Scene 1: Learning About Where You Live
1. Why is it important to learn about where you live?
2. Why is one of the soldiers able to distinguish
between different kinds of plants whereas the other knows 150 different
kinds of beer? Is it desirable to be able to make fine distinctions?
3. Why does Sam correct the soldier when he speaks
about "the scene of the crime"? What are the disagreements
to which Sam refers?
Scene 2: Disagreements Over the Years
1. Pilar tries to explain the importance of knowing the complexity
of history. What is her argument? Is she correct?
2. Pilar sees herself as caught in between two extreme
positions. What are those positions, and what are the strengths
and weaknesses of each?
3. Whose story is "history"? Can history
Scene 3: What You Mayors Do
1. How does Hollis's attitude about the past differ from that of
Pillar and Sam?
2. Why does Hollis think that Sam might want to believe
that his father was guilty of a murder?
3. Why does the scene take place on a fishing boat?
What is the connection to the opening scene?
Scene 4: The Colonel and His Father
1. Why is Otis called the mayor of "dark town"? What does
2. Why does the colonel seem to resent Otis's position
in the community?
3. The colonel says that people must choose between
Otis's bar and the Holiness church, but Otis disagrees. Why?
4. When the colonel leaves he says that Otis will
be notified of his decision when he makes it. What decision is he
talking about? Is his answer a response to the question Otis has
Scene 5: Our People
1. What is the subject of Otis's museum? Why is it so important
2. Otis's grandson says that the colonel, his father, believes
that everyone starts from scratch and is responsible for what they
become. Does Otis agree?
3. How does Otis describe the relationship between fathers and
4. According to Otis, why did the Seminoles work for the U.S. army
against other Native Americans?
5. How important are blood ties for Otis and his family?
Scene 6: The Colonel and the Private
1. Why did the private join the army? What was particularly appealing
about it to her?
2. What do the colonel and the private think about the large number
of African Americans in the army? How do their views on the army
3. What do the colonel and the private learn from their conversation?
4. Why does the colonel give the private a second chance? Why does
she want it?
Scene 7: Football World
1. Why does Sayles include such a long scene about Bunny's obsession
with football? What does it say about the character of contemporary
communities and individuals?
2. Should we learn as much about our future spouses as coach's
do about their draft choices? Would it make for better relationships?
3. What does Bunny say is the difference between her father's friends
and herself? Does she belong to a more authentic community than
does her father? How does it compare with the other communities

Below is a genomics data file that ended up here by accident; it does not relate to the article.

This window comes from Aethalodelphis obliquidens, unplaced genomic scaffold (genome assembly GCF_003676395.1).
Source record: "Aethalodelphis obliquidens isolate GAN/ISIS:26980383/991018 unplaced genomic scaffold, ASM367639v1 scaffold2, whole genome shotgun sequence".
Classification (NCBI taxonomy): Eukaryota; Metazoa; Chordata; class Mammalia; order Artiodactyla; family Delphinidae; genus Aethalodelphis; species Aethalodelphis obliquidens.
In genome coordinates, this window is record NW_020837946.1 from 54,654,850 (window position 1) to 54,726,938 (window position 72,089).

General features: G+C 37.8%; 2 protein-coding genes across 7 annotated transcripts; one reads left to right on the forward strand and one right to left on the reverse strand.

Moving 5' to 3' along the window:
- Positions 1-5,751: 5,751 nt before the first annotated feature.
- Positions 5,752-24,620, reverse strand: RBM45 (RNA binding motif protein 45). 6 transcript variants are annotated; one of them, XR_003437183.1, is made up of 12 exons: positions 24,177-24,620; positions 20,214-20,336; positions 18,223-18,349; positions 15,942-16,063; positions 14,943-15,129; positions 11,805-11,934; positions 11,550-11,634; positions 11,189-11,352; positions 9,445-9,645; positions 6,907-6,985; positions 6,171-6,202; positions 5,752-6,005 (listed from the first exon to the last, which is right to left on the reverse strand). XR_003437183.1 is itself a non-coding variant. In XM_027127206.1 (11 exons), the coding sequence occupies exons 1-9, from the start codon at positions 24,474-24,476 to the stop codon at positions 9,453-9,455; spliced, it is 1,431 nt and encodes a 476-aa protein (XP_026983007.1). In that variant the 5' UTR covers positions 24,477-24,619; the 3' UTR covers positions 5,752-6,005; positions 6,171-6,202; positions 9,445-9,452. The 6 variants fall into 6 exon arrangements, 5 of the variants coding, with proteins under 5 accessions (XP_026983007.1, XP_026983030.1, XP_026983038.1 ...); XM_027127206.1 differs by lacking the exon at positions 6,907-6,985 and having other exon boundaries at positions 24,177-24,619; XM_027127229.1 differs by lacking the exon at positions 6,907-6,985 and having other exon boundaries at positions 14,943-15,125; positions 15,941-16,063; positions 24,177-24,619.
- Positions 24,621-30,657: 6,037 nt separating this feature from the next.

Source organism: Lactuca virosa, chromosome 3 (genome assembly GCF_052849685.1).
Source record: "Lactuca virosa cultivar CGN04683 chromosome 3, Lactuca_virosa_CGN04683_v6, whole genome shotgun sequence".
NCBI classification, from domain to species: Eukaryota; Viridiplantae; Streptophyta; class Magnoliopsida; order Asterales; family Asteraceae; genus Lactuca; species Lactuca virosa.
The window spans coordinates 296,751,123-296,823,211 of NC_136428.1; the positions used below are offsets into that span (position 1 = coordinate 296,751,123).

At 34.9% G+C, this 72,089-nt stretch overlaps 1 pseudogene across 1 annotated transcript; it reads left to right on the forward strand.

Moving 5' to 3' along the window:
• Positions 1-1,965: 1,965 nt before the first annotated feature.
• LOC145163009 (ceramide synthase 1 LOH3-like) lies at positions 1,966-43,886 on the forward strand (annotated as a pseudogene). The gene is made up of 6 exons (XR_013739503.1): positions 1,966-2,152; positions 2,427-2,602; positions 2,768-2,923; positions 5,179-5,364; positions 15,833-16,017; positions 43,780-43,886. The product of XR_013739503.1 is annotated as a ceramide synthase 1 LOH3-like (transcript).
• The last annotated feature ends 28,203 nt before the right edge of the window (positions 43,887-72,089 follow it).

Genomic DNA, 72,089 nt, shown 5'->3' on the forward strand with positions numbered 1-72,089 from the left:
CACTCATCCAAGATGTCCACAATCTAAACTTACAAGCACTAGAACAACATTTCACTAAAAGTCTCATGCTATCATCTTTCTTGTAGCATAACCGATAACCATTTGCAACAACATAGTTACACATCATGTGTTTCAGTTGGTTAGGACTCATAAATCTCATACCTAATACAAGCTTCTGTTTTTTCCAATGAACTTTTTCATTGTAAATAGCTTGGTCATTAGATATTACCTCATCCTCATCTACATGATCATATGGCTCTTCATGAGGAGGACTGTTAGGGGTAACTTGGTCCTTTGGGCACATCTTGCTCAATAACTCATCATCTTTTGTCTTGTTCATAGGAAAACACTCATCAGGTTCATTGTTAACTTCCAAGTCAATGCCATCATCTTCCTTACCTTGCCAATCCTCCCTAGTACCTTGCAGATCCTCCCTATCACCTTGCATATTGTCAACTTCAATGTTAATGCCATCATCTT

we see in the movie?
4. In what ways is Sam like Bunny?
Scene 8: The Legend and the Truth
1. Is it a surprise that Sam finds Otis and Hollis at the bar together?
What does their relationship say about race relations in the community?
2. What does Sam expect to learn from Hollis and Otis? Is he disappointed
when it does not turn out the way he expected?
3. Why did Hollis kill Charlie Wade and why was it necessary to
hide that fact?
4. Earlier in the movie Otis tells his son that there is no clear
distinction between the good people and the bad people, but does
his story about Charlie Wade support this argument?
5. When Sam thought his father was a murderer he wanted to discover
and reveal the truth, but now that he knows he was not the murderer
he is willing to cover up the truth. Why?
6. Is it better to base a community on the truth or a legend?
Scene 9: Forget the Alamo
1. Sam and Pillar believed that their parents had kept them apart
because of racial prejudice but nothing could be farther from the
2. Does the movie present a more optimistic portrait of race relations
past and present than we might have originally anticipated?
3. Is the taboo against a relationship between siblings merely
another prejudice of the community? What is the basis of that taboo?
4. How important is blood in this case? Does it make any difference
that Sam and Pillar did not know they were related when they began
5. Is it possible that Sam and Pillar could be happy together?
Even if they separate, can they ever forget their past together?
How should they understand it?
6. At the beginning of the film Pillar and Sam wanted to know about
the past, but now they would like to forget about it. Which attitude
toward history does the film endorse?
7. What is the relationship between the theme of family and the
theme of race in the movie? Which is more deep-seated, the tensions
between one generation and the next, or those between races?
8. What are the common problems faced by all racial groups in the
film? Could these common problems be a support for a common community?
1. Is the film optimistic or pessimistic about the future of race
relations in the United States?
2. What does Locke's account of paternal authority and political
authority teach us about the various relationships in the film?
3. To what extent can we as individuals determine our own destiny
and to what extent are we shaped by our parents and community? Compare
and contrast the views of two of the movies' characters with those
of two of authors you have read for this unit.
4. Must we have a color-blind society if we are to achieve racial
harmony? Is such a society desirable or possible?
5. Discuss the attitudes of the various characters in the film
on the importance and place of history in our lives? Do the lessons
we learn about family history apply to political history? What are
the most important of those lessons?